Self-employed business owners must pay full Social Security and Medicare taxes (called SE or Self-Employed tax), while employees pay only half that amount for their (FICA taxes) each year.

An additional danger now from the new changes in the 2018 tax law in the United States for indexers and other truly sole owners of a small businesses is that bigger fish will swallow them up.

Larger small businesses which hire employees and/or use independent contractors are businesses that already gain from the law of increasing returns to scale.

These larger businesses can benefit from new IRS deductions allowing them to invest in risky stocks—while self-employed truly sole proprietors are forced to pay draconian SE taxes.

There are now two distinctly unequal income-classes of sole proprietors lumped as one within the small business arena. 

This sea change of employees to independent contractors spawned by Microsoft was soon emulated by the publishing industry. Back-of-the-book indexers are nearly all self-employed now. Even editors and proofreaders have been discarded by publishers.

Book Publishers at the Turn of the Century

But here’s the irony. Publishing companies themselves have largely disappeared.

Indexers now work for subsidiaries of giant multi-national media companies most of which cannot be bothered to hire us as employees, pay us for quality indexes, or even use our services at all.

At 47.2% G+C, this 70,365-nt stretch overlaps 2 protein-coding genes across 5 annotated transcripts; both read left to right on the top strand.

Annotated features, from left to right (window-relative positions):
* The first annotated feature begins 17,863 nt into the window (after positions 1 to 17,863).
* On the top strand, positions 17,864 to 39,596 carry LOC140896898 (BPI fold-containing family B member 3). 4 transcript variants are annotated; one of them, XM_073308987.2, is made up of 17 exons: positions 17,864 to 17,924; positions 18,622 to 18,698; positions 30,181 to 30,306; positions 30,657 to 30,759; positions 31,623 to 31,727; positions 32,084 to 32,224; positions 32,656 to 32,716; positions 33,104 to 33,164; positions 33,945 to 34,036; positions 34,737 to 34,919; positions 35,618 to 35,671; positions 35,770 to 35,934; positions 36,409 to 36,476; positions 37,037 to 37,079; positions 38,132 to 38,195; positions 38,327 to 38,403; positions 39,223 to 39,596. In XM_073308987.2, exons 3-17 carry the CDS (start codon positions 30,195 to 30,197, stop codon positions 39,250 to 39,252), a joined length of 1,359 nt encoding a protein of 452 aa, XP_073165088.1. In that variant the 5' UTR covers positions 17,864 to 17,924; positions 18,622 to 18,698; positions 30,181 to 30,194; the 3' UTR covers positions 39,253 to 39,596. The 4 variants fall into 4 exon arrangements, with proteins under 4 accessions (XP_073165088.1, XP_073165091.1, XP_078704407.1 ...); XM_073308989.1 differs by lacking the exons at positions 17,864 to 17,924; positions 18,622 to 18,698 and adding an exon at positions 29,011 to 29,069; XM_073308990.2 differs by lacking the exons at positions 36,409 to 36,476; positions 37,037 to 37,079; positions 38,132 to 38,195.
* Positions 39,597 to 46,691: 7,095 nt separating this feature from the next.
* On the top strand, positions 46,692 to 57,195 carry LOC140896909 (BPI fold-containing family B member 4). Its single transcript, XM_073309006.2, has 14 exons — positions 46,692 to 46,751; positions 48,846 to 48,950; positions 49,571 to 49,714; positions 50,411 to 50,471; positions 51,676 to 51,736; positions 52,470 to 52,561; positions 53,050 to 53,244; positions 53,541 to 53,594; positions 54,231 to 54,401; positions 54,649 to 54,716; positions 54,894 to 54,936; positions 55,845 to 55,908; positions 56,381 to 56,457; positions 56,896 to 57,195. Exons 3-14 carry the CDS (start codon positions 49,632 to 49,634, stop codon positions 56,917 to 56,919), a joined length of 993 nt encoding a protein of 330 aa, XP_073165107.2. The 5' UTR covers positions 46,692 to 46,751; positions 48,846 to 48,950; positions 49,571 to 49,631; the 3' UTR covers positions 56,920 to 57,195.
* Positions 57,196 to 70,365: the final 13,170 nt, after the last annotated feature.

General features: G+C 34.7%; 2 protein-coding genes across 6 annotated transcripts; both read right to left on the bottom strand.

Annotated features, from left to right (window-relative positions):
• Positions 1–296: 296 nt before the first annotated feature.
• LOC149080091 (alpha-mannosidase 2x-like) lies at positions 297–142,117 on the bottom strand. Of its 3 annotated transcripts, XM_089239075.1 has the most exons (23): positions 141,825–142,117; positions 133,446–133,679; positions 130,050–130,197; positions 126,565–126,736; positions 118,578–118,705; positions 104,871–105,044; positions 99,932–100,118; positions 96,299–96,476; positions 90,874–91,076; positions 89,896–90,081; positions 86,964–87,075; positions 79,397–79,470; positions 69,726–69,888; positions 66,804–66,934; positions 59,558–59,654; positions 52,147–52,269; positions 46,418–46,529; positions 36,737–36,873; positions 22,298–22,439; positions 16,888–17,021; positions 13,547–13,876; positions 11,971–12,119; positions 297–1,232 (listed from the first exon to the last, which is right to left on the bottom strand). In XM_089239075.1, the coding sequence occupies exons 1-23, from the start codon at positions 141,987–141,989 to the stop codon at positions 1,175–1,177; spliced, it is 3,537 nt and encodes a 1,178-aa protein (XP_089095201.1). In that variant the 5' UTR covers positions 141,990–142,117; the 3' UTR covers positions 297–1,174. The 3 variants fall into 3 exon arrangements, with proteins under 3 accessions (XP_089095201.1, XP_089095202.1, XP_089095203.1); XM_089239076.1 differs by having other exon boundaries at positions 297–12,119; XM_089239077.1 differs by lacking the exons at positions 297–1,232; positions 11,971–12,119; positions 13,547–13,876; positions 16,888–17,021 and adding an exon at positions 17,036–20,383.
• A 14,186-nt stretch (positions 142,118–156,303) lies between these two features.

By the turn of the century, book publishers in the U.S. Canada, and elsewhere were struggling to survive. 

Not only did  publishers have to cope with fear of the Y2K or “Millenium” bug in computers, they also had to deal with rising costs of doing business.

Garland Press, the publisher of my second book, American Women’s Magazines (1989) even wrote me a letter in the 1990s, begging me to give them my copyright. Appalled, I said “no”. 

During the last quarter of the twentieth century, book publishers, besieged by debt and tempted by Microsoft’s lead, turned out indexers, proofreaders, and even editors, into the cold to work as independent contractors. 

But this didn’t save them. Instead smaller businesses engaged in publishing were gobbled up by bigger fish.

By the beginning of this century, Garland and many, many more traditional book publishers faded out of existence, taking advantage of buyout offers from six gigantic multinational media corporations, most of whom were privately owned outside of North America.